Testicular self-examination

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Testicular self-examination
Testicular Self-Examination.jpg
A man examines his testicles.
MedlinePlus 003909

Testicular self-examination is a medical practice by which external feeling of the testicles can act as a first-warning for testicular cancer.

Testicular cancer is a significant killer of teenage boys and younger men (roughly ages 15–35 or 40), but doctors do not systematically recommend self-examination.[1]

Procedure[edit]

The testicular self-exam (TSE) is done at home in an effort to screen for testicular cancer (secondary prevention). International literature shows many men do not know how to perform screening for testicular cancer through a self-exam.[2] TSE is recommended to be done while standing[3][4] and after a warm shower when the scrotum is relaxed and the testes are lower.[3]

Abnormal results of the TSE include the following:

  • a lump in one testicle[2][3][4]
  • Pain or tenderness in testicle, possibly feeling of fullness or pain in the scrotum, penis, or groin/abdomen[2][4]
  • build-up of fluid in the scrotum[2][4]
  • a change in the size of one testicle or the relative sizes of the two (it can be normal for one testicle to be slightly larger, or hang lower than the other)[3]

Some signs and symptoms of testicular cancer found during the TSE are common to other disorders of the male urinary tract and reproductive organs, some of which require prompt medical attention to preserve reproductive and urinary function. These include hydrocele testis, a varicocele, a spermatocele, genitourinary system cancers, urinary tract infections, sexually transmitted infections, or testicular torsion.

Evidence and Practice[edit]

Practitioners may recommend testicular self-exam (TSE) if you have risk factors:

However, there is no medical consensus for recommendations on TSE.[5] It is not clear that TSE without presenting symptoms would decrease risk of dying from testicular cancer.[1] Although the intent of screening is to decrease mortality and increase quality of life, the benefit of TSE is uncertain; thus, the US Preventative Services Task Force and the Royal Australasian College of General Practitioners recommend against routine screening while the American Cancer Society recommends TSE for men over the age of 20, and the European Association of Urology recommends TSE for men with risk factors.[5]

Testicular self-examination has generally low rates of practice in part because males are poorly informed, but also because of psychological aversion.[6] Comparatively woman are more diligent in performing breast self-examination than men. A person's likeliness to perform self-examination is related to their fear of developing cancer.[7] In addition to sex there is some reason to believe that socioeconomic factors also relate to frequency of examination.[8]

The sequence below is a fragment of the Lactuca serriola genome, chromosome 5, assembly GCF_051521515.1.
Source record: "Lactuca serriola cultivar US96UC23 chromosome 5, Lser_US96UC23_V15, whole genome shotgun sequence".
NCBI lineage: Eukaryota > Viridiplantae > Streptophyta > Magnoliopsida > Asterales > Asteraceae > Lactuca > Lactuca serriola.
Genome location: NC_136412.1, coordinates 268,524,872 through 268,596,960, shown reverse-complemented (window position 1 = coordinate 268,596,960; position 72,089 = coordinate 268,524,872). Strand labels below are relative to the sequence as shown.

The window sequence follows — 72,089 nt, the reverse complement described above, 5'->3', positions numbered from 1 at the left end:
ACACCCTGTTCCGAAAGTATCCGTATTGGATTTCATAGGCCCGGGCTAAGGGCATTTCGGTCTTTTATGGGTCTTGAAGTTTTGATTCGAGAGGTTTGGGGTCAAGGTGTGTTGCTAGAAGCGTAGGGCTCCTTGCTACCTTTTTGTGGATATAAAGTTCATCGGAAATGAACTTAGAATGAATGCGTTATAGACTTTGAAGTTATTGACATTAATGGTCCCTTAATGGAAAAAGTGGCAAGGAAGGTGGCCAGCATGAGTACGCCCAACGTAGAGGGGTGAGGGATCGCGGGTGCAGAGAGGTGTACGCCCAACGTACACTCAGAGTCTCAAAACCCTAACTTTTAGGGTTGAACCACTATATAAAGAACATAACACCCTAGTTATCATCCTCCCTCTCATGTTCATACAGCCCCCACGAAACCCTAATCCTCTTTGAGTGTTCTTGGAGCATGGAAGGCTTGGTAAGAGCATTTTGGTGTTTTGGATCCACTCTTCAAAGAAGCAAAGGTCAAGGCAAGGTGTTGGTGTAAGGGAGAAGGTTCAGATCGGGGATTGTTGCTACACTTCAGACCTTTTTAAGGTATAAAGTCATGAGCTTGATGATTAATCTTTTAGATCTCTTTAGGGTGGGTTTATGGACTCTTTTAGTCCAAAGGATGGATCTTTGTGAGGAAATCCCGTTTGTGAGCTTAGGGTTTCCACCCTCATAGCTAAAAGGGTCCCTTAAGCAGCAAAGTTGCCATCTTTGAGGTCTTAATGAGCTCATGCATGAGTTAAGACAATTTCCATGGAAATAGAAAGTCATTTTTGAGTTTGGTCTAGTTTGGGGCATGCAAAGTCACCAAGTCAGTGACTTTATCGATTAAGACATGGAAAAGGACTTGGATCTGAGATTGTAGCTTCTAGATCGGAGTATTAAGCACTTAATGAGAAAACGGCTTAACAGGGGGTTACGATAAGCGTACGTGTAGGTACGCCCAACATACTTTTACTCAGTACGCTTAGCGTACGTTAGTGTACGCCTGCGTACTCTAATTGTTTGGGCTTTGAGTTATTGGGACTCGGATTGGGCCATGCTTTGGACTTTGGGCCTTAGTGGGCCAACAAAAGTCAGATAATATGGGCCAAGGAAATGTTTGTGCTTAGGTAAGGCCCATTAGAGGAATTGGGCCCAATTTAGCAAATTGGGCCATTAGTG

Sometimes, if a young adult male has a spouse or partner, the spouse/partner will perform or assist in the exam, which can be done as a form of sex play and/or foreplay. The spouse or partner often is the one that spots testicular changes without formal screening.[5]

See also[edit]

References[edit]

  1. ^ a b self-exam on MedlinePlus
  2. ^ a b c d e Roy, Rachel Kathryn; Casson, Karen (2017). "Attitudes Toward Testicular Cancer and Self-Examination Among Northern Irish Males". American Journal of Men's Health. 11 (2): 253–261. doi:10.1177/1557988316668131. ISSN 1557-9883. PMC 5675290Freely accessible. PMID 27645516. 
  3. ^ a b c d e f g "Testicular self-examination". U.S. Department of Health and Human Services National Institutes of Health. Retrieved April 17, 2012. 
  4. ^ a b c d e f Shaw, Joel (2008). "Diagnosis and treatment of testicular cancer". American Family Physician. 77 (4): 469–474 – via https://www.aafp.org/afp/2008/0215/p469.pdf. 
  5. ^ a b c d e f g Ilic, Dragan; Misso, Marie L (2011-02-16). Cochrane Database of Systematic Reviews. John Wiley & Sons, Ltd. doi:10.1002/14651858.cd007853.pub2. 
  6. ^ Rudberg, Lennart MSc, RN, RNT†; Nilsson, Sten, MD; Wikblad, Karin, BM, RN; Carlsson, Marianne (July–August 2005). "Testicular Cancer and Testicular Self-examination: Knowledge and Attitudes of Adolescent Swedish Men". Cancer Nursing. 28 (4): 256–262. 
  7. ^ Katz, Roger C.; Meyers, Kelly; Walls, Jennifer (March 1995). "Cancer awareness and self-examination practices in young men and women". Journal of Behavioral Medicine. 18 (4): 377–384. doi:10.1007/BF01857661. 
  8. ^ Wynd, Christine A. (September 2002). "Testicular Self-Examination in Young Adult Men". Journal of Nursing Scholarship. 34 (3): 251–255. doi:10.1111/j.1547-5069.2002.00251.x. 

External links[edit]